Beauty And The Beast Has A Gay Character - What's The Christian Response?
Disney have announced their first openly gay character and love scene. The live-action remake of Beauty and the Beast, which sees British actors Emma Watson and Dan Stevens in the title roles, also features a gay reinterpretation of the comic LeFou character, played by Saturday Night Live regular (and voice of Olaf the snowman) Josh Gad. In an interview with Attitude magazine, director Bill Condon suggests that the pay-off of LeFou's feelings for swaggering anti-hero Gaston is 'a nice, exclusively gay moment in a Disney movie'.
Christian voices have inevitably expressed immediate concern. Reformed Patheos blogger Grayson Gilbert wrote a swift and considered response which articulated that this 'shouldn't shock anyone', but also 'wholeheartedly agree[s] that Christians ought to feel indignation against this.' Similarly, Southern Baptist professor and notable blogger Denny Burk said he was 'disappointed', and that he and his children 'won't be seeing this one'. For both writers, this news only goes to confirm Disney's status as a pro-gay entertainment company, and is another sign of our culture's slide into open rebellion.
Disney has, perhaps strangely, long been heralded as a paragon of virtue by Christians. Despite the fact that there's little Christian influence in the company, the brand is popular among people of faith thanks to its family-friendly output and predisposition toward morality tales. Disney movies tend to 'sort of feel like' Christian stories, regularly dealing in the battle between good and evil, and the redemption of characters who have to overcome a personal battle with some kind of 'sinful' flaw. As a result, Disney film clips regularly pepper sermons all over the world, often making for great visual illustrations of Christian ideas.
In fact, most Disney films fit equally well – if not better – with a humanist worldview. Take the recent, wonderful Moana, which sees a plucky young princess overcoming obstacles to save her people by searching for the hero inside herself. There's plenty of things for Christian viewers to affirm in that story, but no way that it can be co-opted as a faith narrative. Similarly consider Toy Story, in which anthropomorphised plastic characters learn that their path through the universe is down to them, and that they can no longer rely upon the intervention and guidance of the human child they've served and orbited their lives around. Disney doesn't make Christian films, in fact arguably they create alternative faith narratives on a massive scale. If Christians want to be worried about Disney for anything, this seems like a far better reason.
That said, some Christians clearly are concerned about the issue of homosexuality in mainstream cinema. Franklin Graham, who can often be relied upon for the extreme perspective, but who is also hugely influential, was damning of Hollywood's recent decision to recognise Moonlight with a Best Picture Oscar – albeit after a titanic mix-up which took some of the attention away from the film. Graham took to Facebook to label the film as 'glorifying sin', and 'just another example of the LGBT's (sic) agenda to make lifestyle choices that God defines as sin seem more and more culturally acceptable.' He continued: 'I warn families and the church – don't allow your young people to be sucked into Hollywood's dark plan.'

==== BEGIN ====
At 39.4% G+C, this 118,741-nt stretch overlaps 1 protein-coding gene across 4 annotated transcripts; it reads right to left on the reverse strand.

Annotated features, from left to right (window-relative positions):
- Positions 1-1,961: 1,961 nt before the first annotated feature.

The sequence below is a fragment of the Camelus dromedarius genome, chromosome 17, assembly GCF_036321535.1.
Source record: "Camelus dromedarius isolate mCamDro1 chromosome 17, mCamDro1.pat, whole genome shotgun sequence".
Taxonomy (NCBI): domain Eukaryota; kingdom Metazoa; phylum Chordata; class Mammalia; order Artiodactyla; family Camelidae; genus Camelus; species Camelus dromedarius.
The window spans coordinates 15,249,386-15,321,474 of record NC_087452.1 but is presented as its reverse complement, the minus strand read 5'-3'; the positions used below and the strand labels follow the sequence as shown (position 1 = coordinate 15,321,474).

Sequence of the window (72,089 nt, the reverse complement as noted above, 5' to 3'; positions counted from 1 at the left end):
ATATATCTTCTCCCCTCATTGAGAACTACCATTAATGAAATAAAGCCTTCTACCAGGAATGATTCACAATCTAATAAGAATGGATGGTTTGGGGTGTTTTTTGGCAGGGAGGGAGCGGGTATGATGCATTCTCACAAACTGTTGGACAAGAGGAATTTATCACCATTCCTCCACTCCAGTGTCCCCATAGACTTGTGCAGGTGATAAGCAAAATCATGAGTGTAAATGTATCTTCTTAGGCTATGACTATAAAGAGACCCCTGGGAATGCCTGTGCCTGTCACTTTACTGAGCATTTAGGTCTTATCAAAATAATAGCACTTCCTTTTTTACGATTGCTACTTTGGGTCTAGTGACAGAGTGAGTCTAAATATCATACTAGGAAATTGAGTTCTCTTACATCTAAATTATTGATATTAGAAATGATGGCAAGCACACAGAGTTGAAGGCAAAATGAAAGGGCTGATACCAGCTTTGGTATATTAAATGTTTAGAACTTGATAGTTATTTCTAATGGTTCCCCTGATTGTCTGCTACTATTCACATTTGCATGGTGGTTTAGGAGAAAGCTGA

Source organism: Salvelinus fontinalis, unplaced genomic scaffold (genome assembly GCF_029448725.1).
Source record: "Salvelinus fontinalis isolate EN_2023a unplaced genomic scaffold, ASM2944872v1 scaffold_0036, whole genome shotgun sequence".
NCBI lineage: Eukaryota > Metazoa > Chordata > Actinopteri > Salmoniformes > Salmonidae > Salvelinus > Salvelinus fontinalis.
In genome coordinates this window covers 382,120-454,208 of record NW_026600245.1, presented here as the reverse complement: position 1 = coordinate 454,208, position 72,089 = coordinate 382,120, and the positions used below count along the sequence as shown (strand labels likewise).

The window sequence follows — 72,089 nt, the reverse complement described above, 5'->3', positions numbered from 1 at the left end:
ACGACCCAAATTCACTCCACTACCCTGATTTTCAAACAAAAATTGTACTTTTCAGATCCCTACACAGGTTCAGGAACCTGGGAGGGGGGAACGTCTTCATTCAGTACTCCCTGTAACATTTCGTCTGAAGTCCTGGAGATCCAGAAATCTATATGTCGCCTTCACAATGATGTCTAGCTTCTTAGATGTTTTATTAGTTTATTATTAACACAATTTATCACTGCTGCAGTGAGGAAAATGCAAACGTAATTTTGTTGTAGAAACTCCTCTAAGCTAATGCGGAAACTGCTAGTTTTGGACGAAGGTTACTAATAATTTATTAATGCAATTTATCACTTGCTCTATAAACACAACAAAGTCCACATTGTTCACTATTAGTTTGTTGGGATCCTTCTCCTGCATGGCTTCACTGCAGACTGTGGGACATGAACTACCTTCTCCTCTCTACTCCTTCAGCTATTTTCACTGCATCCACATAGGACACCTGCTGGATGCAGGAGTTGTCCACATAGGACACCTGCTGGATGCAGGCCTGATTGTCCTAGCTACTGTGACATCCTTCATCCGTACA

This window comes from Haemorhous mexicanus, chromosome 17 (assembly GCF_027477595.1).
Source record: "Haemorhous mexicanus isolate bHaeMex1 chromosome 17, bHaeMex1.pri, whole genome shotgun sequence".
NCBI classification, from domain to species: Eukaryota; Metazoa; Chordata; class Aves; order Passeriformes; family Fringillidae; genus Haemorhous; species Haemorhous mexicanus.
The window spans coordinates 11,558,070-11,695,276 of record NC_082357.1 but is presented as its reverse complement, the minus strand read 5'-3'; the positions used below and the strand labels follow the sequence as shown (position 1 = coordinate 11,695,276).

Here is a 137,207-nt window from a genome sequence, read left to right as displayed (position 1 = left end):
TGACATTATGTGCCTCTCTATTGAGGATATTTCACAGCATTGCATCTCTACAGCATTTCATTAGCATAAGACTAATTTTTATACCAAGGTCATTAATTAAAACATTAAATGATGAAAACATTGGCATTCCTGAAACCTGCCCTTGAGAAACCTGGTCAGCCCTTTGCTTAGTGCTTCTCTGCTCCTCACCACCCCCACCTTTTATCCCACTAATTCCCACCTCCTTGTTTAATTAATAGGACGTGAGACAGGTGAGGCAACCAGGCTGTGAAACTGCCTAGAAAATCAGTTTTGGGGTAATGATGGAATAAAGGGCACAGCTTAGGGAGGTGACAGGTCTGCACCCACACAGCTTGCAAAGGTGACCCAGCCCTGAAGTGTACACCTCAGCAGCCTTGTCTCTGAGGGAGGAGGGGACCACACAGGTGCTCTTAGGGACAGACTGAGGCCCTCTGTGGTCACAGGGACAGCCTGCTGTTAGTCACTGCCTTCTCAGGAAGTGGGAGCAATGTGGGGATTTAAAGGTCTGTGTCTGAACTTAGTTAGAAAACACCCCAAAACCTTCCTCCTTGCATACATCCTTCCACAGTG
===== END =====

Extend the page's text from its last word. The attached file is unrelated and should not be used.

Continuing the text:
In fact, Moonlight doesn't try to glorify anything. It's a deft, sensitive story about a young man's brutal coming-of-age, and his sexuality is sensitively handled. At no point does Director Barry Jenkins attempt to promote anything more than understanding for young black men trapped in a fatherless culture. But as he admits, Graham hasn't seen the film – he just hates the very idea of it.
Many Christians will almost certainly take the same approach to Beauty and the Beast, which isn't even released until March 17th. The very idea that a gay character is included will be enough for the conservatively-minded to avoid the film completely, and for protective parents to shield their little ones from potentially-infectious gay content. Or to be a little less glib, these people will simply not want to expose themselves or their families to the idea that homosexuality is a legitimate way of being.
Which, in my humble opinion, is madness whatever your theology might happen to be. Like all other Disney films, Beauty and the Beast does not claim to espouse a religious worldview, or to feature Christian characters. Rather, it simply reflects the same sort of pluralistic culture we see around us, in which some people are straight, and some people are gay. Why is it a problem for us to watch a film which only reflects the world as it is?
To rail against Disney for reflecting the diverse audience which enjoys its films seems to me to be spectacularly misguided. Not only does it again cast Christians as the people who stand against, rather than for or alongside others, but it also communicates loud and clear to the LGBT community that Christian love for them doesn't even extend to the point of tolerance. Truth be told, many of us don't even want to look at a gay character, lest it spoil our enjoyment of a good song and dance number.
So what if Christians took a different stance on Beauty and the Beast, one which took the world by surprise? What if instead of condemning and boycotting Disney for including a gay character or relationship, we applauded the company for embracing diversity, and giving us a tool through which to have natural conversations about sexuality with our children? We don't have to subscribe to so-called 'pro-gay theology' in order to have a more generous and kind engagement with the film. Perhaps this time we just don't have to pointlessly stand against a film we haven't even seen yet.